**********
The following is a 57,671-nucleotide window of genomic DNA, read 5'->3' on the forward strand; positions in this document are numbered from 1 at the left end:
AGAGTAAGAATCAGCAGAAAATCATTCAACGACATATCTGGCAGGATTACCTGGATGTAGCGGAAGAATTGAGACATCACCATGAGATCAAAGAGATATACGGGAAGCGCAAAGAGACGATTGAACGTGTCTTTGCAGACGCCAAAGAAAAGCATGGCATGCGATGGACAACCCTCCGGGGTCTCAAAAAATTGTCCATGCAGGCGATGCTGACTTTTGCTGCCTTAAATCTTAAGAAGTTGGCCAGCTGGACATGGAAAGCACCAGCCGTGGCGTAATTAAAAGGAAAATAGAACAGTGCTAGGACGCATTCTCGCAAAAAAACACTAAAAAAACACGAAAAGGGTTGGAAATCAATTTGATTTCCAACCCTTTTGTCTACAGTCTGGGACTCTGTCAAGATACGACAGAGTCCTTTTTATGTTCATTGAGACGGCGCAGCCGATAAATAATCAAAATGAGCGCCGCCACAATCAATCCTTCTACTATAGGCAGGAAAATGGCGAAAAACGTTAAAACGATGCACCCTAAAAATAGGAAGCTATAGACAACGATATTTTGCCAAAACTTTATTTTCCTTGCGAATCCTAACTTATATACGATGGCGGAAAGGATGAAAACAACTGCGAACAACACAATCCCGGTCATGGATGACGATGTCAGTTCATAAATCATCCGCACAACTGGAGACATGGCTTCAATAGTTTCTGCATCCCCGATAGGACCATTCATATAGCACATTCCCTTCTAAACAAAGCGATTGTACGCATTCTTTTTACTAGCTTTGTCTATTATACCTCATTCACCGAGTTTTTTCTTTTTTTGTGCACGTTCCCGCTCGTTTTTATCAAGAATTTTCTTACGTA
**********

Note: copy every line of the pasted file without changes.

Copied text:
The following is a 57,671-nucleotide window of genomic DNA, read 5'->3' on the forward strand; positions in this document are numbered from 1 at the left end:
AGAGTAAGAATCAGCAGAAAATCATTCAACGACATATCTGGCAGGATTACCTGGATGTAGCGGAAGAATTGAGACATCACCATGAGATCAAAGAGATATACGGGAAGCGCAAAGAGACGATTGAACGTGTCTTTGCAGACGCCAAAGAAAAGCATGGCATGCGATGGACAACCCTCCGGGGTCTCAAAAAATTGTCCATGCAGGCGATGCTGACTTTTGCTGCCTTAAATCTTAAGAAGTTGGCCAGCTGGACATGGAAAGCACCAGCCGTGGCGTAATTAAAAGGAAAATAGAACAGTGCTAGGACGCATTCTCGCAAAAAAACACTAAAAAAACACGAAAAGGGTTGGAAATCAATTTGATTTCCAACCCTTTTGTCTACAGTCTGGGACTCTGTCAAGATACGACAGAGTCCTTTTTATGTTCATTGAGACGGCGCAGCCGATAAATAATCAAAATGAGCGCCGCCACAATCAATCCTTCTACTATAGGCAGGAAAATGGCGAAAAACGTTAAAACGATGCACCCTAAAAATAGGAAGCTATAGACAACGATATTTTGCCAAAACTTTATTTTCCTTGCGAATCCTAACTTATATACGATGGCGGAAAGGATGAAAACAACTGCGAACAACACAATCCCGGTCATGGATGACGATGTCAGTTCATAAATCATCCGCACAACTGGAGACATGGCTTCAATAGTTTCTGCATCCCCGATAGGACCATTCATATAGCACATTCCCTTCTAAACAAAGCGATTGTACGCATTCTTTTTACTAGCTTTGTCTATTATACCTCATTCACCGAGTTTTTTCTTTTTTTGTGCACGTTCCCGCTCGTTTTTATCAAGAATTTTCTTACGTA